Few summer evenings are as civilized as those spent at the chamber-scale Bach Festival at Grace Church in Georgetown. This annual event began in the gentlest fashion Wednesday, with a recital by keyboardist Thomas Marshall and oboist and English horn player George Corbett.

The first half of the program concentrated on repertoire for oboe and harpsichord. An affecting -- if imaginatively limited -- oboe sonata by Johann Sebastian's brother Johann Jacob Bach led (appropriately enough) to a J.S. Bach solo-harpsichord work that musically describes a brother's leave-taking, the Capriccio, BWV 992, and finally to an oboe transcription of J.S. Bach's Sonata in G Minor, BWV 1020. Corbett's and Marshall's hand-in-glove phrasing proved a model of elegant restraint and level-headed shaping of the musical argument.

The duo's playing remained smartly in sync after intermission, in a pair of their own arrangements, for English horn and organ, of chorales from J.S. Bach's "Orgelbuchlein," and in Jan Koetsier's canny 20th-century piece of neo-baroque mood-painting, the Partita for English Horn and Organ.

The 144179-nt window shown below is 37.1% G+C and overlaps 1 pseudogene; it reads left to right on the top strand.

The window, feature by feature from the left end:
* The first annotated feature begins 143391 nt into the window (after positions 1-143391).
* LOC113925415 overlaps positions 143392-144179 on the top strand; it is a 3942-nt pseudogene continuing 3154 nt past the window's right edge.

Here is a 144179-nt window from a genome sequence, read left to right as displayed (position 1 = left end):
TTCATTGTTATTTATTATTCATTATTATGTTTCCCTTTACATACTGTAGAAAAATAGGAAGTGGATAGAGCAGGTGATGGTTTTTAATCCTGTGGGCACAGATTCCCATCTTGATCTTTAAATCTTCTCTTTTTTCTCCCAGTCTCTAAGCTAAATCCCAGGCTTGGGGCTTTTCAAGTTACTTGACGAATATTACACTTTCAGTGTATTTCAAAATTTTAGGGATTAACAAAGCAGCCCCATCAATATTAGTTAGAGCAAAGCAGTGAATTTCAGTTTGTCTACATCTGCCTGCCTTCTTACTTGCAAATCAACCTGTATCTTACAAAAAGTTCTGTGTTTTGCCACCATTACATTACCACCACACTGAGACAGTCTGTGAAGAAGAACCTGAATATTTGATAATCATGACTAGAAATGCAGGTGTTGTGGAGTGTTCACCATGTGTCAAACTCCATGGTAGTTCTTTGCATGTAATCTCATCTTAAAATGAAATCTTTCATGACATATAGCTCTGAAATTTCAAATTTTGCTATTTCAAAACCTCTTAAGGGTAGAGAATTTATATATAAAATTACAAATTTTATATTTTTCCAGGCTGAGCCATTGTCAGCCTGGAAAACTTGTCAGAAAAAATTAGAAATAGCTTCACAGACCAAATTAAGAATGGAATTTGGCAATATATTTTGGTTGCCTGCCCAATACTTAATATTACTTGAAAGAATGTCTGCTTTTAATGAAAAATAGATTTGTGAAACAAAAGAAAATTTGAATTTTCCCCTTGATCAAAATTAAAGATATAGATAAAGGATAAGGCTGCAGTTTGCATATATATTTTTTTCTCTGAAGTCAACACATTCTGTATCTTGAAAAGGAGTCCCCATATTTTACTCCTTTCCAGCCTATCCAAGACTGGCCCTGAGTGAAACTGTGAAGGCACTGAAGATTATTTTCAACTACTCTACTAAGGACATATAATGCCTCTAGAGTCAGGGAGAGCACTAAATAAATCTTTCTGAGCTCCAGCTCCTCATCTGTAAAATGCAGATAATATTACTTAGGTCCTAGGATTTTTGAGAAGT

But flying solo, in the vivid D Major Organ Sonata, Wq. 70/5, of Johann Sebastian's son C.P.E. Bach (and earlier, in the Capriccio), Marshall's playing became fitful and abrupt, breaking up the musical line and not letting phrases naturally finish. Even so, his colorful registration in the organ sonata made the dialogue between the two keyboard manuals sound almost orchestral, which brought its own satisfactions.

-- Joe Banno